Looking for a glaring example of false equivalence and misleading analysis presented as informed Israeli-Palestinian commentary? If so, then Shibley Telhami’s column, “Hopelessness is what stokes the Mideast,” (The Washington Post, Dec. 6, 2014 print edition) will do nicely.
A more accurate headline would have been “Palestinian incitement against Jews and Israel stokes hopelessness over peace prospects.” But that headline would have required substance beneath.
Telhami is a professor of government and politics at the University of Maryland and a senior fellow at the Brookings Institution’s Center for Middle East Policy. His bad history and worse interpretation, objectionable in a campus newspaper, does serve a purpose: It renews attention to The Post’s chronic failure in news and Op-Ed columns—unlike the occasional editorial—to come confront Palestinian anti-Israeli, anti-Jewish propaganda.
Telhami claims that “incitement can make matters worse, but it is rarely a primary cause of violence and often is its outcome.” Making matters worse ought to be enough for the professor to take seriously.
Anti-Tutsi propaganda—dehumanization and incitement to violence—by Hutu radio proceeded and accompanied the 1994 Rwandan genocide (see, for example, “Rwandans mark 20th anniversary of genocide amid reminder that justice has yet to be done,” Washington Post, April 7, 2014). Today the Islamic State in Iraq and Syria, al-Qaeda, Hamas (the Palestinian Islamic Resistance Movement) and similar Muslim supremacist groups use traditional and new communications media to radicalize, recruit and incite adherents to violence. And, of course, nearly 2,000 years of church-related anti-Jewish teachings, on top of which came a century of “scientific antisemitism,” crowned by two decades of increasingly annihilationist Nazi propaganda, paved the way for the Holocaust.
Telhami’s Op-Ed turns on his assertion that “the horrific attack on a Jerusalem synagogue last month has generated heated discussion about the causes of violence. The latest villain—an old one, really—is inflammatory Palestinian rhetoric. But it’s the wrong explanation for a much deeper problem.”
Telhami avoids them, but the roots of anti-Israel incitement are visible. Jews and Christians—the latter being driven out of ancient homelands across the Middle East—are dhimmi in Islam. They are to be “protected” as “people of the Book” from and by the Muslim majority, so long as they accept second-class status. Jews also are co-religionists only, not a people entitled to a state (see, for example “Islam and Dhimmitude; Where Civilizations Collide,” by Bat Ye’or, 2001; review, Middle East Quarterly, Fall, 2002).
The first Palestinian nationalist leader, Haj Amin al-Husseini—an Islamic religious as well as political figure—used false claims that Jerusalem’s al-Aqsa mosque was threatened by Jews to incite massacres in the 1920s and ’30s (“The Battle Over Jerusalem and the Temple Mount,” Nov. 6, 2014, CAMERA). His successor, self-proclaimed disciple and purported nephew, Yasser Arafat, used and combined nationalist and religious incitement as expedient. Today not only the theologically-driven Hamas but also the “moderate” Fatah movement of Palestinian Authority President Mahmoud Abbas peddle the old libel that “al-Aqsa is under attack” and praise and encourage the resultant “Jerusalem intifada.”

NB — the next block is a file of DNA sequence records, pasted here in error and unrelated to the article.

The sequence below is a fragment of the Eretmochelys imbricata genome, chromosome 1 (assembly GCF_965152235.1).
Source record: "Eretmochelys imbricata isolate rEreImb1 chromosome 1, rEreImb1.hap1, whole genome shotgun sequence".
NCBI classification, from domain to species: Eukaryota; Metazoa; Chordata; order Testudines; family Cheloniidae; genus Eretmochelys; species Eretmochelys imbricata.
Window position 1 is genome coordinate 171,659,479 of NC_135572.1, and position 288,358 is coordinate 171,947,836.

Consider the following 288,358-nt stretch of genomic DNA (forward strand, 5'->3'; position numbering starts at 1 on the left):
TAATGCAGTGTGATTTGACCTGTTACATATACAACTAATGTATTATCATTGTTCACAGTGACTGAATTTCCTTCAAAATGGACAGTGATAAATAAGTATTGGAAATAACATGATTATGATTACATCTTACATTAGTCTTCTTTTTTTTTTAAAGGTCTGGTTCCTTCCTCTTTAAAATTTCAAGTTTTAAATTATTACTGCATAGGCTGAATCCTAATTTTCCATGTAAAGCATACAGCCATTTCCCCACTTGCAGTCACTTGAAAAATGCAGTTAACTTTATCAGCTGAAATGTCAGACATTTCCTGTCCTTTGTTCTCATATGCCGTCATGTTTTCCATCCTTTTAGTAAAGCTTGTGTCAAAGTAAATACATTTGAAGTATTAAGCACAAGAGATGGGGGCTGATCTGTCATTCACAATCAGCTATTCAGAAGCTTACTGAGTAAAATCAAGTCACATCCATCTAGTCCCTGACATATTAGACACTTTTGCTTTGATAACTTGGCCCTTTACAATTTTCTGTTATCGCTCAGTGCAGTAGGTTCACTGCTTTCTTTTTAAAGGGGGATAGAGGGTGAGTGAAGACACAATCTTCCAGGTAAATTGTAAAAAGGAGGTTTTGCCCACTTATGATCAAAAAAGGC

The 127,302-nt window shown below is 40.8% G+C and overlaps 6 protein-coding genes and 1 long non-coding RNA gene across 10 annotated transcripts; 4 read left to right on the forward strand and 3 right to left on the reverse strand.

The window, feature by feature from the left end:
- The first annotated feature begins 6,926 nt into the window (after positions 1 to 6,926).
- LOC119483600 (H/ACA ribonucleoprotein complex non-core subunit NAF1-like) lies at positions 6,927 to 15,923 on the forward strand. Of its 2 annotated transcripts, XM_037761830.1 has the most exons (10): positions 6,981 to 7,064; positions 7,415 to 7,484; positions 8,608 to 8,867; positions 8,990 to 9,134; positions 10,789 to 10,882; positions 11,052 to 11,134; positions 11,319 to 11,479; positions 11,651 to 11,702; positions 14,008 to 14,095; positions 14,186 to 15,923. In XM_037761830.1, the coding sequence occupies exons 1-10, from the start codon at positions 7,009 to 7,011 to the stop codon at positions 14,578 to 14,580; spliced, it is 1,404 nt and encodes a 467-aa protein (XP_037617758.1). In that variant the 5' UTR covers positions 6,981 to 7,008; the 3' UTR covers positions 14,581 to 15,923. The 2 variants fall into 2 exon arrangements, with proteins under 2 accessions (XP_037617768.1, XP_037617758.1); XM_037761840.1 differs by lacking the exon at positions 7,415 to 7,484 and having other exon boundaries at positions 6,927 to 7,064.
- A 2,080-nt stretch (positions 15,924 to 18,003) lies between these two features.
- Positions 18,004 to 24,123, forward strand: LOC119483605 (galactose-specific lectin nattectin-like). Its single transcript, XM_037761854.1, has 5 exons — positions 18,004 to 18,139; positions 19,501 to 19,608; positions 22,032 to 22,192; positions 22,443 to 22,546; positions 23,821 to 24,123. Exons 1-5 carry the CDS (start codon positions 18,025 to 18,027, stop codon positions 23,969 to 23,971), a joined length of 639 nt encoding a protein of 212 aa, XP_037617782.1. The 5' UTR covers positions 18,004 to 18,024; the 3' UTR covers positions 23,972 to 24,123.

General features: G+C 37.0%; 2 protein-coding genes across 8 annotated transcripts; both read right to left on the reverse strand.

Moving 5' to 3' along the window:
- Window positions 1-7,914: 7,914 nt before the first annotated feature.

Telhami claims “both Arab and Israeli leaders have been guilty of incitement and provocation, but the degree to which their words have effect is itself debatable.” Anti-Israel, anti-Jewish incitement from Palestinian leaders is constant, violent and, apparently, publicly acceptable, as a glance at the Web sites of Palestinian Media Watch or Middle East Media Research Institute demonstrates. For example, Abbas’ praise of the Palestinian fanatic who attempted to assassinate Rabbi Yehuda Glick last month (“Abbas glorifies shooter of Rabbi Glick,” Palestinian Media Watch, Dec. 3, 2014). There is, Telhami notwithstanding, virtually nothing similar from Israeli leaders of any party, left to right, or from any Jewish religious stream, from liberal to ultra-Orthodox, or within the Israeli pubic.
The professor’s language is temperate. He refers to his own research and personal involvement with the Oslo-era U.S.-Israeli-Palestinian anti-incitement committee. But he makes his case by ignoring or misconstruing events.
Downplaying the cause-and-effect role of Palestinian anti-Israeli incitement, Telhami writes “after five decades of occupation, Palestinians are no closer to freedom, and Israelis are no closer to peace; most have given up hope on the very possibility of two states.” This loss of hope “is far more powerful than the utterances of any individual.” So he concludes that “the collapse of negotiations in 2000 and the advent of more violence would have negated any anti-incitement deal.”